Attorney General (AG), Anil Nandlall is convinced that recent attempts made to swindle an unsuspecting man of his Eccles, East Bank Demerara property is in fact a product of a ‘wide and integrated’ conspiracy. Nandllall has since called in the Guyana Police Force (GPF) to investigate the matter.

The AG is hopeful that the probe will unravel the scheme and reveal the prevalent exploitation of loopholes by duplicitous individuals purporting to be Powers of Attorney to sell properties belonging to others. Nandlall said this last night during a live Facebook programme, “Government in Action.”

Nandlall explained that an Eccles landowner, who has transport for his property, received a call from the Eccles/Ramsburg Neighbourhood Democratic Council (NDC) that someone was at the Council seeking to be registered as the property’s new owner. The AG said that the man rushed down to the NDC to clarify that he is the legitimate owner. He was then confronted by the individual bearing a transport to the said property. That individual exhibited a document showing that he is the Power of Attorney to the claimed “new owner”.

“I have asked the Crime Chief to do a full-blown investigation into this matter, and to examine it at every link of the chain,” Nandlall said.

The AG revealed that there were similar instances where persons were swindled of their properties; he surmised that this scheme is extensive.

Nandlall said, “There is no doubt in my mind, having examined several of these transactions, that there is a wide and very integrated conspiracy at work. No one person can pull off this that we’re speaking about. For example, I am told by the gentleman whose case I just recited, that when his lawyer made inquiries at the Deeds Registry, the book in which his transport is supposed to be found and recorded as a matter of permanent record—that particular volume—was missing. And the reports that I get, most of them implicate the same number of Notaries Public. So, you identify consistencies based upon the cases that come to your attention.”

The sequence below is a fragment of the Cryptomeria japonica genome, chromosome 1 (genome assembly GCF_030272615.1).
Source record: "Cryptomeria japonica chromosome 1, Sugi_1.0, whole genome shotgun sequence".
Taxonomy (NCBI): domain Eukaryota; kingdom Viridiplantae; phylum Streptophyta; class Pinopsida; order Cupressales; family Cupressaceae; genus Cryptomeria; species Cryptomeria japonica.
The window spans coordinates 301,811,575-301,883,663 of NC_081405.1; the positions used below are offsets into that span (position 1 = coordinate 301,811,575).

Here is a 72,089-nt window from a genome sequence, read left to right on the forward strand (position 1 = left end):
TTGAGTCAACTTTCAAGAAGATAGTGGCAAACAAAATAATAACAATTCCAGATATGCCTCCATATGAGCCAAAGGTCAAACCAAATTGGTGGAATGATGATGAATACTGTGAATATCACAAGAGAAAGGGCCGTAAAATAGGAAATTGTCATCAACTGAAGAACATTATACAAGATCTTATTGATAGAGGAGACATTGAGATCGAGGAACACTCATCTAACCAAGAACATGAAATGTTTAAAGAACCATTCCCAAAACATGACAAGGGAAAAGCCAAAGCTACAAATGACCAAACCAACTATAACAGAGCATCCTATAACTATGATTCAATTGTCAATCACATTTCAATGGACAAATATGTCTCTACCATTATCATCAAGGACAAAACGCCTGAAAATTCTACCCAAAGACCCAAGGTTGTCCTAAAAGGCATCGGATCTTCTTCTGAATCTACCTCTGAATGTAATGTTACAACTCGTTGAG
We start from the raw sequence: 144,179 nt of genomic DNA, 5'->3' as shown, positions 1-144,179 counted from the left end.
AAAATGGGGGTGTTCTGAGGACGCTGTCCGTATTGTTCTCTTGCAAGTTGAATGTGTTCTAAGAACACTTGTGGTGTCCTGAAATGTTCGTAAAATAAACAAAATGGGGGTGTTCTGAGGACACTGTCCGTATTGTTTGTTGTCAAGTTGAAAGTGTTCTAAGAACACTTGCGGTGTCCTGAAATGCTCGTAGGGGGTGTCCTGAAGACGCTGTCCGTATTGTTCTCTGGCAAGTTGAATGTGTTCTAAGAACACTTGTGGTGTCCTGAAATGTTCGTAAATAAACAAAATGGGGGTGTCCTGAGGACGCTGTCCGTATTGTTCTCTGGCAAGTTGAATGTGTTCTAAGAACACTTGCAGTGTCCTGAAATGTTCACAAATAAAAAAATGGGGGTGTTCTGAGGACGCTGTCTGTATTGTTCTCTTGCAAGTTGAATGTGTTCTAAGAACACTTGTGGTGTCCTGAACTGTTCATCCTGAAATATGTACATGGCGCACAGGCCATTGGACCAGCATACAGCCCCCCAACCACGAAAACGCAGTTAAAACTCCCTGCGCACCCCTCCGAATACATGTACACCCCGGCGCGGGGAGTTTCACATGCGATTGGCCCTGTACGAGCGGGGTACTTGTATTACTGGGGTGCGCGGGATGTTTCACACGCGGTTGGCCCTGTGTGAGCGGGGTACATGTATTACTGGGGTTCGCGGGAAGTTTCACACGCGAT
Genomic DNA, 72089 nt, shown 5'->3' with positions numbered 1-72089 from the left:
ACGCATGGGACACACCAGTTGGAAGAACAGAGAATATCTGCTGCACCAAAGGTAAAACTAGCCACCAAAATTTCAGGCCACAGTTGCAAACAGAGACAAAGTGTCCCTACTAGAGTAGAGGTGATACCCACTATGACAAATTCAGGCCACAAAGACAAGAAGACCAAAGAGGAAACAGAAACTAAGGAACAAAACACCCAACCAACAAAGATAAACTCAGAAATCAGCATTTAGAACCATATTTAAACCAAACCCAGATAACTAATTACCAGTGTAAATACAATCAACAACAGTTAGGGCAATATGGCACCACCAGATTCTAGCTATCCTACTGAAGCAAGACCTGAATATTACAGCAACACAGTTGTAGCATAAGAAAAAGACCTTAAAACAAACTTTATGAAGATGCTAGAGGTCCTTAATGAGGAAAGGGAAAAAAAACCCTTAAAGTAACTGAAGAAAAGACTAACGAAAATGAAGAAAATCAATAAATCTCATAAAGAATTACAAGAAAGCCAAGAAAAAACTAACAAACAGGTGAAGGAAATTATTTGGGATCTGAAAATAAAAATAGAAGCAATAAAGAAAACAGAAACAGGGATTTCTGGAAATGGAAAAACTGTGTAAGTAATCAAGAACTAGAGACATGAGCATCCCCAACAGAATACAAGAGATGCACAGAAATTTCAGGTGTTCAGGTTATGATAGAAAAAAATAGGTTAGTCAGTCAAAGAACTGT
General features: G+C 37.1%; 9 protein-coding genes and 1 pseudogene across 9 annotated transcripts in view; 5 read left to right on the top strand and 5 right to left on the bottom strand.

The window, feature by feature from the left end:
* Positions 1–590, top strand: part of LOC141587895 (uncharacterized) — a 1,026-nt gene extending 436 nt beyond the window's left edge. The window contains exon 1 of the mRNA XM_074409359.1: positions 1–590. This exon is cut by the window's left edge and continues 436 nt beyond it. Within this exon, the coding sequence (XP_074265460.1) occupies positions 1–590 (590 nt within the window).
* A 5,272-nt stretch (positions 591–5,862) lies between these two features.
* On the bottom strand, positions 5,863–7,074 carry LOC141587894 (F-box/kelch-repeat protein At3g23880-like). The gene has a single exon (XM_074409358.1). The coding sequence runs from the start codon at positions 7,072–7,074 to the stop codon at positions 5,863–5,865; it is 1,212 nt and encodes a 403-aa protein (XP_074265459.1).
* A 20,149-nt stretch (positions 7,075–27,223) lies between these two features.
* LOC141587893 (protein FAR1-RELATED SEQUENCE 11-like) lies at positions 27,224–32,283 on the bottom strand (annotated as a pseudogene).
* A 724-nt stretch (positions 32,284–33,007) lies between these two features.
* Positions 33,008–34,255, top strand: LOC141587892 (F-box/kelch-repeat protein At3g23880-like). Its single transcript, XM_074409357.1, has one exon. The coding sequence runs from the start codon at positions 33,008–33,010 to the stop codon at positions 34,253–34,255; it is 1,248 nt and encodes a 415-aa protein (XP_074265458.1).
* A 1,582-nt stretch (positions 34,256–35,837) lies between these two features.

Nandlall’s claim of a land fraud conspiracy comes against the backdrop of the Caribbean Court of Justice (CCJ) recommending that the Guyana Government contemplates the reformation of the Deeds Registry Act. That advice came in the Merlene Todd v Desiree Price and Ann Jennifer Jeboo ruling last month.

In that matter, Jeboo, who claimed to act on behalf of Alan Price (now deceased), used a Power of Attorney to sell lands to Todd, who obtained a transport. It was subsequently discovered that the Power of Attorney was fake and Jeboo was convicted of fraud. Alan Price sued both Jeboo and Todd in the High Court seeking to set aside the sale and have the transport declared void. Price died before trial and the claim was continued by his widow, Desiree Price, who later alleged that Todd was party to the fraud. The High Court disagreed and refused to declare the transport to Todd void.

Desiree Price appealed this decision in the Court of Appeal. Todd challenged the appeal by arguing that allegations of fraud had not formed part of the pleadings. On 16 March 2020, the Court of Appeal allowed the appeal and found inter alia, that Todd’s “gross negligence” made her a party to the fraud. The court declared that the transport was null and void. Todd subsequently appealed the decision at the CCJ. The apex court found, inter alia, that the allegations of fraud had not been pleaded and Todd was not allowed to respond or defend herself against these allegations. The CCJ found that the Court of Appeal was wrong to declare Todd a party to the fraud. Finding that Price had been deprived of his land through no real fault of his own, the CCJ expressed that this showcased the need for legislative reform.


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